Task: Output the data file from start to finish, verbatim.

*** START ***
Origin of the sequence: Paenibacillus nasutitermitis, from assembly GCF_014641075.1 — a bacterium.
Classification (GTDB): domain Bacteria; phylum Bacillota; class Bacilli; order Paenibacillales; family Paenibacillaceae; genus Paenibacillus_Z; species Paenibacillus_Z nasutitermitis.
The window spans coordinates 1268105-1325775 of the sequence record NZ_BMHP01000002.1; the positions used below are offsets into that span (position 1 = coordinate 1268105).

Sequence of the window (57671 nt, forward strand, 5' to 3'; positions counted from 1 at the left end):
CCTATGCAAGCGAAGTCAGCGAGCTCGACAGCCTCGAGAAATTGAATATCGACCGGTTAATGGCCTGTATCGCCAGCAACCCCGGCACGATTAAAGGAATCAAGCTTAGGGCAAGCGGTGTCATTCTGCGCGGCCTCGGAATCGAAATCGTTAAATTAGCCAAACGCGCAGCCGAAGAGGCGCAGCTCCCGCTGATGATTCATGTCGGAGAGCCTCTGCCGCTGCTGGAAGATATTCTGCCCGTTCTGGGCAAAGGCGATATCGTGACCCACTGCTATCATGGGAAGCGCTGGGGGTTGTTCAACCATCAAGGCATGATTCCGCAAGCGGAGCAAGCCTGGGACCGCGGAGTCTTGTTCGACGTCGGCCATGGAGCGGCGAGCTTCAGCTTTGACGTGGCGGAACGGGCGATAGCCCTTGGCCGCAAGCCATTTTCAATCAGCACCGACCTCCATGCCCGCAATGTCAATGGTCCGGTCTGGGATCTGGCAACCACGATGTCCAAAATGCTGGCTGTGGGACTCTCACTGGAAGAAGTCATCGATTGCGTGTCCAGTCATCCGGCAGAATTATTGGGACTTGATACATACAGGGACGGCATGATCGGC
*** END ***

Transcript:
Origin of the sequence: Paenibacillus nasutitermitis, from assembly GCF_014641075.1 — a bacterium.
Classification (GTDB): domain Bacteria; phylum Bacillota; class Bacilli; order Paenibacillales; family Paenibacillaceae; genus Paenibacillus_Z; species Paenibacillus_Z nasutitermitis.
The window spans coordinates 1268105-1325775 of the sequence record NZ_BMHP01000002.1; the positions used below are offsets into that span (position 1 = coordinate 1268105).

Sequence of the window (57671 nt, forward strand, 5' to 3'; positions counted from 1 at the left end):
CCTATGCAAGCGAAGTCAGCGAGCTCGACAGCCTCGAGAAATTGAATATCGACCGGTTAATGGCCTGTATCGCCAGCAACCCCGGCACGATTAAAGGAATCAAGCTTAGGGCAAGCGGTGTCATTCTGCGCGGCCTCGGAATCGAAATCGTTAAATTAGCCAAACGCGCAGCCGAAGAGGCGCAGCTCCCGCTGATGATTCATGTCGGAGAGCCTCTGCCGCTGCTGGAAGATATTCTGCCCGTTCTGGGCAAAGGCGATATCGTGACCCACTGCTATCATGGGAAGCGCTGGGGGTTGTTCAACCATCAAGGCATGATTCCGCAAGCGGAGCAAGCCTGGGACCGCGGAGTCTTGTTCGACGTCGGCCATGGAGCGGCGAGCTTCAGCTTTGACGTGGCGGAACGGGCGATAGCCCTTGGCCGCAAGCCATTTTCAATCAGCACCGACCTCCATGCCCGCAATGTCAATGGTCCGGTCTGGGATCTGGCAACCACGATGTCCAAAATGCTGGCTGTGGGACTCTCACTGGAAGAAGTCATCGATTGCGTGTCCAGTCATCCGGCAGAATTATTGGGACTTGATACATACAGGGACGGCATGATCGGC